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Encyclopedia > Novi Grad
Нови Град
Novi Grad
Location in Bosnia and Herzegovina

Shown in bright red (click to enlarge)
The light red indicates the Republika Srpska entity
General Information
Entity Republika Srpska
Municipality area  ? km²
Population
- (est.)

?
- (1991 census) 41,541
Coordinates 45°05′N, 16°38′E
Area code +387 52
Time zone CET (UTC+1)
CEST (UTC+2)
Website www.novi-grad.org
Politics
Mayor Borislav Vuković (SDS) [1]
Novi Grad
Novi Grad

Novi Grad (Cyrillic: Нови Град), formerly Bosanski Novi (Cyrillic: Босански Нови), is a town and municipality in northwestern Republika Srpska, Bosnia and Herzegovina. It is situated on the Una river on the border with Croatia (opposite the town of Dvor). Image File history File links Download high-resolution version (1600x1520, 289 KB) File links The following pages on the English Wikipedia link to this file (pages on other projects are not listed): Novi Grad ... Political divisions of Bosnia and Herzegovina: Categories: Bosnia and Herzegovina | Politics of Bosnia and Herzegovina | Lists of subnational entities | Bosnia and Herzegovina geography stubs ... Not to be confused with Serbia. ... This article is about the physical quantity. ... 1991 Bosnia and Herzegovina Population Census was the last census of the population of Bosnia and Herzegovina taken before the Bosnian War. ... Map of Earth showing lines of latitude (horizontally) and longitude (vertically), Eckert VI projection; large version (pdf, 1. ... This is a list of dialing codes in Bosnia and Herzegovina. ... Timezone and TimeZone redirect here. ... Time zones of Europe: Light colours indicate countries that do not observe summer time Central European Time (CET) is one of the names of the time zone that is 1 hour ahead of Coordinated Universal Time. ... “UTC” redirects here. ... Time zones of Europe: Light colours indicate countries that do not observe summer time Central European Summer Time (CEST) is one of the names of UTC+2 time zone, 2 hours ahead of Coordinated Universal Time. ... “UTC” redirects here. ... A website (alternatively, Web site or web site) is a collection of Web pages, images, videos and other digital assets that is hosted on one or several Web server(s), usually accessible via the Internet, cell phone or a LAN. A Web page is a document, typically written in HTML... A mayor (from the Latin māior, meaning larger, greater) is the modern title of the highest ranking municipal officer. ... The Serb Democratic Party (Serbian: Srpska Demokratska Stranka, SDS) is a political party for Serbs in Bosnia and Herzegovina. ... Image File history File links Download high-resolution version (1280x737, 669 KB) File links The following pages on the English Wikipedia link to this file (pages on other projects are not listed): Republika Srpska Novi Grad Category: ... Image File history File links Download high-resolution version (1280x737, 669 KB) File links The following pages on the English Wikipedia link to this file (pages on other projects are not listed): Republika Srpska Novi Grad Category: ... The Cyrillic alphabet (pronounced also called azbuka, from the old name of the first two letters) is actually a family of alphabets, subsets of which are used by certain Slavic languages — Belarusian, Bulgarian, Macedonian, Russian, Rusyn, Serbian, and Ukrainian—as well as many other languages of the former Soviet Union... The Cyrillic alphabet (pronounced also called azbuka, from the old name of the first two letters) is actually a family of alphabets, subsets of which are used by certain Slavic languages — Belarusian, Bulgarian, Macedonian, Russian, Rusyn, Serbian, and Ukrainian—as well as many other languages of the former Soviet Union... Not to be confused with Serbia. ... Una is a river in the western part of Bosnia and Herzegovina; in its lower course it borders Croatia. ... Dvor is a town and a municipality in Sisak-Moslavina County, Croatia. ...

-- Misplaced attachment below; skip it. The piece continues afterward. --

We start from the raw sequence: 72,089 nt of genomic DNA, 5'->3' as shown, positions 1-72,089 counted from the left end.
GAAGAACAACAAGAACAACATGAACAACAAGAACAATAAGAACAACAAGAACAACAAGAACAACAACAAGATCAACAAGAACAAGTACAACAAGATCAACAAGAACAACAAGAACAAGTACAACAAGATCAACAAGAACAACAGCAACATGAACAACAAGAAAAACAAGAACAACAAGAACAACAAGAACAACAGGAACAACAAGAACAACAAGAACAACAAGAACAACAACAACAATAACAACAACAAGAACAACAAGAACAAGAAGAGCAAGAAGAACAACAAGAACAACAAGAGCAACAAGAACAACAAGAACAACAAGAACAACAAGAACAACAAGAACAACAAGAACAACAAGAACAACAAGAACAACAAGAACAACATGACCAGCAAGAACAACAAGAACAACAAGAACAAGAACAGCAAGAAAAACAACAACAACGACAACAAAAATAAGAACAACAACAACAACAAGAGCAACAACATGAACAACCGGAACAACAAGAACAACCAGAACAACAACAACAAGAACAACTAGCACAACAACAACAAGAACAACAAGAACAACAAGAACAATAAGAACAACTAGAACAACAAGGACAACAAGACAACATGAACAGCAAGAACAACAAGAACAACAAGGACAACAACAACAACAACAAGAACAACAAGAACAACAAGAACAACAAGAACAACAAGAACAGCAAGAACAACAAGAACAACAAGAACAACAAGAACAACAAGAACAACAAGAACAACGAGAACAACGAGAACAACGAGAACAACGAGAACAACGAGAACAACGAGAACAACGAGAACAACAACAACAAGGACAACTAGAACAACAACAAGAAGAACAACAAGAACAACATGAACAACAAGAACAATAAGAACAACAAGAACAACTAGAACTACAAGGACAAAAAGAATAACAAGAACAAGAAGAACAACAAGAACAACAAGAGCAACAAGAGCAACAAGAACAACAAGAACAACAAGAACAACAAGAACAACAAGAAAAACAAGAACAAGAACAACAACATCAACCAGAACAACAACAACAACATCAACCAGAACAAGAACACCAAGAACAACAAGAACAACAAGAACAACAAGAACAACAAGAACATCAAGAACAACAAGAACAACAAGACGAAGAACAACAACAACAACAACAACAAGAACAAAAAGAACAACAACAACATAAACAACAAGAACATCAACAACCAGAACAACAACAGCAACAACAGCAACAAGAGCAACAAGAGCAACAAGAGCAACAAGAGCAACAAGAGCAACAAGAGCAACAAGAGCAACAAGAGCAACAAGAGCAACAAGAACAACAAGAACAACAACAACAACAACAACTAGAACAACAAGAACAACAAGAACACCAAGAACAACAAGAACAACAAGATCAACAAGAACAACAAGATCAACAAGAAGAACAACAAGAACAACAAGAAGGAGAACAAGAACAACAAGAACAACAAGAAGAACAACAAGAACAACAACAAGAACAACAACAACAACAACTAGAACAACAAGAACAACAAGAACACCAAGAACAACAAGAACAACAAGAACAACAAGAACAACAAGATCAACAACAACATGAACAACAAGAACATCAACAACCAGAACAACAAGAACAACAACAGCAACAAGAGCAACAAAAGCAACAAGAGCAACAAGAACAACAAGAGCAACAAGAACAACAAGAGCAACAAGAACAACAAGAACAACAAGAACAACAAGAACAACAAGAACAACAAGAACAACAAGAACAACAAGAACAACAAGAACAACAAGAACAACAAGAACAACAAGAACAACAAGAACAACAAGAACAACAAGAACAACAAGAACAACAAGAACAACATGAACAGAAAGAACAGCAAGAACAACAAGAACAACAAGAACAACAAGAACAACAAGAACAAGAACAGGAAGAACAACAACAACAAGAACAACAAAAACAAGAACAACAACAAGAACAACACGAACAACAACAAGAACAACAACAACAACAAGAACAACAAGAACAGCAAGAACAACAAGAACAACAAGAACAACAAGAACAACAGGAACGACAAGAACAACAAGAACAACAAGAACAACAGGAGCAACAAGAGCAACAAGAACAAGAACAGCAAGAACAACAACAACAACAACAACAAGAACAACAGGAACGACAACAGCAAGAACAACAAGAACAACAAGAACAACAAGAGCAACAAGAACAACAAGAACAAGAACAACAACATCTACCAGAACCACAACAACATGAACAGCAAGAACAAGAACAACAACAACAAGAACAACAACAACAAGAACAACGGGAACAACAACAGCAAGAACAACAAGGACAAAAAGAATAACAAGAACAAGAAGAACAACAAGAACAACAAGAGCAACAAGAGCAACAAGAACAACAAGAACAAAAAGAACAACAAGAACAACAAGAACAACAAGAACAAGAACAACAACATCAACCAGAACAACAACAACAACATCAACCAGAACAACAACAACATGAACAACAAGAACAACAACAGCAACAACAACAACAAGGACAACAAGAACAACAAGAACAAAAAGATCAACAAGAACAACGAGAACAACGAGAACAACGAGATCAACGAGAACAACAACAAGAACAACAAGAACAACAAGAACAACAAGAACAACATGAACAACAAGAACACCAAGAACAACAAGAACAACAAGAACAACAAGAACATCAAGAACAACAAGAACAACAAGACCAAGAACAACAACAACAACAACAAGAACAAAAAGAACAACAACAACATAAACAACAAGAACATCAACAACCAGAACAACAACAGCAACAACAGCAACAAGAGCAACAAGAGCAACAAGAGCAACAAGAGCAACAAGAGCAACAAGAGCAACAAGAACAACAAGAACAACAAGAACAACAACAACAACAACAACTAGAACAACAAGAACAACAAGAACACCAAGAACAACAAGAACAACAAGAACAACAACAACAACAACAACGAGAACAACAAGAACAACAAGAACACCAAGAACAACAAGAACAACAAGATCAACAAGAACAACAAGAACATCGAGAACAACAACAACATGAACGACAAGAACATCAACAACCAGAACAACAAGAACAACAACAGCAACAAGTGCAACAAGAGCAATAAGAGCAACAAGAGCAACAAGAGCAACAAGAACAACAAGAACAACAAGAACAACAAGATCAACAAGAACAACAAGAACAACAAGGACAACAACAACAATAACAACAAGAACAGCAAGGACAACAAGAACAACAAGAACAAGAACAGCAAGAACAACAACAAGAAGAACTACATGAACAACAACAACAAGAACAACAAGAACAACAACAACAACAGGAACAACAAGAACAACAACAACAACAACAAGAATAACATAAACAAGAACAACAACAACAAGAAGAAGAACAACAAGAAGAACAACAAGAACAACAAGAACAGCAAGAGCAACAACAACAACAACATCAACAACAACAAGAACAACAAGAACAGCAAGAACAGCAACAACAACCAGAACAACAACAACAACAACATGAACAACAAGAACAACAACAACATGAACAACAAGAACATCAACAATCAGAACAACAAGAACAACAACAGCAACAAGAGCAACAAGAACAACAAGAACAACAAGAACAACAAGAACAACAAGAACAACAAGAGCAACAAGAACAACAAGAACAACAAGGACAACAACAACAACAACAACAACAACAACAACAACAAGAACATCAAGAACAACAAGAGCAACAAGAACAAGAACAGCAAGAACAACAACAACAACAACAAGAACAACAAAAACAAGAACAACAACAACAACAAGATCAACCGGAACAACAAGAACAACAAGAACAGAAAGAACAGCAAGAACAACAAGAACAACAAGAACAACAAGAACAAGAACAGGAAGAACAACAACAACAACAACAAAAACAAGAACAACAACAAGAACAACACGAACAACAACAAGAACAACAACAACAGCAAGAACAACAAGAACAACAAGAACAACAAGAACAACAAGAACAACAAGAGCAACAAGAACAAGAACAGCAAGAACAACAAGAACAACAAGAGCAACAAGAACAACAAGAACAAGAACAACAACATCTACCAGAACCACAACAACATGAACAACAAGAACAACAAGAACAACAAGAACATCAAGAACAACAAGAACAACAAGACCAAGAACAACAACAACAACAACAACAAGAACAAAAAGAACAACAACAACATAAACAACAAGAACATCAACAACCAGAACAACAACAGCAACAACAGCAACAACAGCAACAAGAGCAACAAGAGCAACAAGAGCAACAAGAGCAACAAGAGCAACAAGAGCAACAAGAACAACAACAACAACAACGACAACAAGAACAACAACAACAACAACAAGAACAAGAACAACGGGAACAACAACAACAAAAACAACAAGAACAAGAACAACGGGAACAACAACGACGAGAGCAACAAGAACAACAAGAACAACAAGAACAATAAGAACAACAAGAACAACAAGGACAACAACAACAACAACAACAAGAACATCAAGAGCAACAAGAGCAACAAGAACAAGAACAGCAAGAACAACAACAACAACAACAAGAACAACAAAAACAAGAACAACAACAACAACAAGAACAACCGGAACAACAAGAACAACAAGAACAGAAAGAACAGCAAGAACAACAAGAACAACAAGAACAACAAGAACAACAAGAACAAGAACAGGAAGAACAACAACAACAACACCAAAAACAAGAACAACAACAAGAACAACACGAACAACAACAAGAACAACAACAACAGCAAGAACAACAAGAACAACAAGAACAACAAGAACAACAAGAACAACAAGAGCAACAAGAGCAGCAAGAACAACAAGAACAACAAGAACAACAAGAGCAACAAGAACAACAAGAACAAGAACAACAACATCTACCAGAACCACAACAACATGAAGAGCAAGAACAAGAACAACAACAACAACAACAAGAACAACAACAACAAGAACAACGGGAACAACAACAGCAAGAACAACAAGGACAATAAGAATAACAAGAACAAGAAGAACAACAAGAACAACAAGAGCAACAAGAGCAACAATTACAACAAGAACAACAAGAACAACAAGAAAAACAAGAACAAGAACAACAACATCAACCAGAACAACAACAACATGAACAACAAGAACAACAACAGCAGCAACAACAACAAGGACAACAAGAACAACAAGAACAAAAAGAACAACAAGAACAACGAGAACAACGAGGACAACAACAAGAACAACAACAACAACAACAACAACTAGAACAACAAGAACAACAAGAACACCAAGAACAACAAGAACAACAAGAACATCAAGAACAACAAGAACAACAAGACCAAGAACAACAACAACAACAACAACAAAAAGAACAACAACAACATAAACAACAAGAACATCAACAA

Contents

Name

In the former Yugoslavia, the city and the municipality was known as Bosanski Novi. During the Bosnian War the town became part of the Republika Srpska and the Muslim population (which today largely considers itself Bosniak) and Croat population were expelled or had to leave. The city epithet Bosanski (meaning "Bosnian") was removed from the name of the city. Combatants  Bosnia and Herzegovina Volunteers from Islamic countries HVO  Croatia Volunteers from Western Europe Republika Srpska  Yugoslavia Various paramilitary units from Serbia and Montenegro Volunteers from Eastern Europe Commanders Alija Izetbegović (President of Bosnia and Herzegovina) Sefer Halilović (Army chief of staff 1992-1993) Rasim Delić (Army chief of Staff... Not to be confused with Serbia. ... Languages Serbo-Croat(Serbian, Bosnian, Croatian) Macedonian Religions Predominantly Islam Related ethnic groups South Slavs Muslims by nationality (Muslimani, Муслимани) was a term used in Socialist Federal Republic of Yugoslavia to describe mainly native Slavic Muslims. ... Language(s) Bosnian Religion(s) Predominantly Islam Related ethnic groups Slavs (South Slavs) The Bosniaks or Bosniacs[1] (Bosnian: BoÅ¡njaci, IPA: ) are a South Slavic people, living mainly in Bosnia and Herzegovina (Bosnia) and the Sandžak region of Serbia and Montenegro, with a smaller autochthonous population also present... Croats (Croatian: Hrvati) are a south Slavic people mostly living in Croatia and Bosnia and Herzegovina (where theyre one of the constitutive nations). ... An epithet (Greek - επιθετον and Latin - epitheton; literally meaning imposed) is a descriptive word or phrase. ...